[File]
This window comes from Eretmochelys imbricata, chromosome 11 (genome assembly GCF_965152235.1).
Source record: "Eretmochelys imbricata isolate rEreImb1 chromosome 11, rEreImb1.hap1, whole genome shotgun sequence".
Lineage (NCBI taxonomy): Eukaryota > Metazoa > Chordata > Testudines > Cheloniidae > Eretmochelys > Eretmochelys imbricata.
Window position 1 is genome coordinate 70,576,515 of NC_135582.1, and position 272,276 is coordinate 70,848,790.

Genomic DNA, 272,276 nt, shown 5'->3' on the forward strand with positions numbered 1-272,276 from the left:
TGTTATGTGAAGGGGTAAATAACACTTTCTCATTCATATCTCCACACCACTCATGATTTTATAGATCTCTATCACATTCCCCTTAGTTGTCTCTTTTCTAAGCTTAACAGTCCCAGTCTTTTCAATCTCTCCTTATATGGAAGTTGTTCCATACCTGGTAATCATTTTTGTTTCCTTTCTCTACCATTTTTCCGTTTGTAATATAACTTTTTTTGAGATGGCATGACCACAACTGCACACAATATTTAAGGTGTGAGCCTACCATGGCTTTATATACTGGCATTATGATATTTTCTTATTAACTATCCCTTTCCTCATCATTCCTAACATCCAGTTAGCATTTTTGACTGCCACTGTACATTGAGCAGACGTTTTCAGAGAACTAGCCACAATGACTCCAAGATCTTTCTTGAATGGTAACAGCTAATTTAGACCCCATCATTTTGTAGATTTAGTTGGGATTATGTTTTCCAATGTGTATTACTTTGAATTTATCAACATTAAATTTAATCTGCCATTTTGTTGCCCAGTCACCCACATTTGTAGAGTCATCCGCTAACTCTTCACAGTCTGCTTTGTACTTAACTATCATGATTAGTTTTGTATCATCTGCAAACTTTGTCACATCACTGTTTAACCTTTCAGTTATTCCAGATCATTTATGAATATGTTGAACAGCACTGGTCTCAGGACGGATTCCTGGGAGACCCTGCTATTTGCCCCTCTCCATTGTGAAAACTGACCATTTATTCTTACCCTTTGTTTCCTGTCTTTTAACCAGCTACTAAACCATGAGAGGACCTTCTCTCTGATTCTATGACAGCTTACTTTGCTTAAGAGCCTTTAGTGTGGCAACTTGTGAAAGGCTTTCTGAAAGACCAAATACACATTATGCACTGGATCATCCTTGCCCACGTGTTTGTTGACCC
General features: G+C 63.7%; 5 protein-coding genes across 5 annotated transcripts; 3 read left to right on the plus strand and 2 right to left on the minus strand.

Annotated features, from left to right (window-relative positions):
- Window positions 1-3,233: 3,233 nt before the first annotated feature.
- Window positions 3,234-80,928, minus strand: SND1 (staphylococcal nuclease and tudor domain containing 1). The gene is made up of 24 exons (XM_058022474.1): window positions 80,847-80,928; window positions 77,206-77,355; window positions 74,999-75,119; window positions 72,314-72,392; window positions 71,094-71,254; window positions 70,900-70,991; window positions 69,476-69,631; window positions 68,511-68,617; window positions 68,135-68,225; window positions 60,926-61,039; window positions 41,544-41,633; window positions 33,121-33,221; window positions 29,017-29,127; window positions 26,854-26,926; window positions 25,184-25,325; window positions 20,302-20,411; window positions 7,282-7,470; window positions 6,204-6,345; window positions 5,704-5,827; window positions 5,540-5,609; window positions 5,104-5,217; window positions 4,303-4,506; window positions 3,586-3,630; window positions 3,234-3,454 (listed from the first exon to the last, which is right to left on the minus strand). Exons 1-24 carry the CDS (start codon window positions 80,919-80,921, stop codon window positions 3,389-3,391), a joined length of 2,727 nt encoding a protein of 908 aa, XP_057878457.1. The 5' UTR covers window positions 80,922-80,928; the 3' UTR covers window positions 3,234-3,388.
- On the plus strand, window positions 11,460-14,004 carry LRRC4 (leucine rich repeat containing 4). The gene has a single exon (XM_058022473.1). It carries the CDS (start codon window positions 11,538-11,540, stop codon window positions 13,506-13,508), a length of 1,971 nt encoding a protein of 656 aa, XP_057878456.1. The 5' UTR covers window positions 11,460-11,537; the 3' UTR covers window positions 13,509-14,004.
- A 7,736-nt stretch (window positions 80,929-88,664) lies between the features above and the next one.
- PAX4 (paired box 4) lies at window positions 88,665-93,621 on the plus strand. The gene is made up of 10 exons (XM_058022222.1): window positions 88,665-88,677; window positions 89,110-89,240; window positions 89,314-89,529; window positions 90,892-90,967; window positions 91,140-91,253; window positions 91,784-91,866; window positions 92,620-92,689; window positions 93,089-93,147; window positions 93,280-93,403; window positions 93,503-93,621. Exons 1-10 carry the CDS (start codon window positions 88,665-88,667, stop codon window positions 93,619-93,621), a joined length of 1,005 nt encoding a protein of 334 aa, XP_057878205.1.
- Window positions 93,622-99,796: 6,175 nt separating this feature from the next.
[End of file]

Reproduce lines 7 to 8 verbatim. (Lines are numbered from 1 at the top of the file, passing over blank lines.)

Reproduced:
General features: G+C 63.7%; 5 protein-coding genes across 5 annotated transcripts; 3 read left to right on the plus strand and 2 right to left on the minus strand.

Annotated features, from left to right (window-relative positions):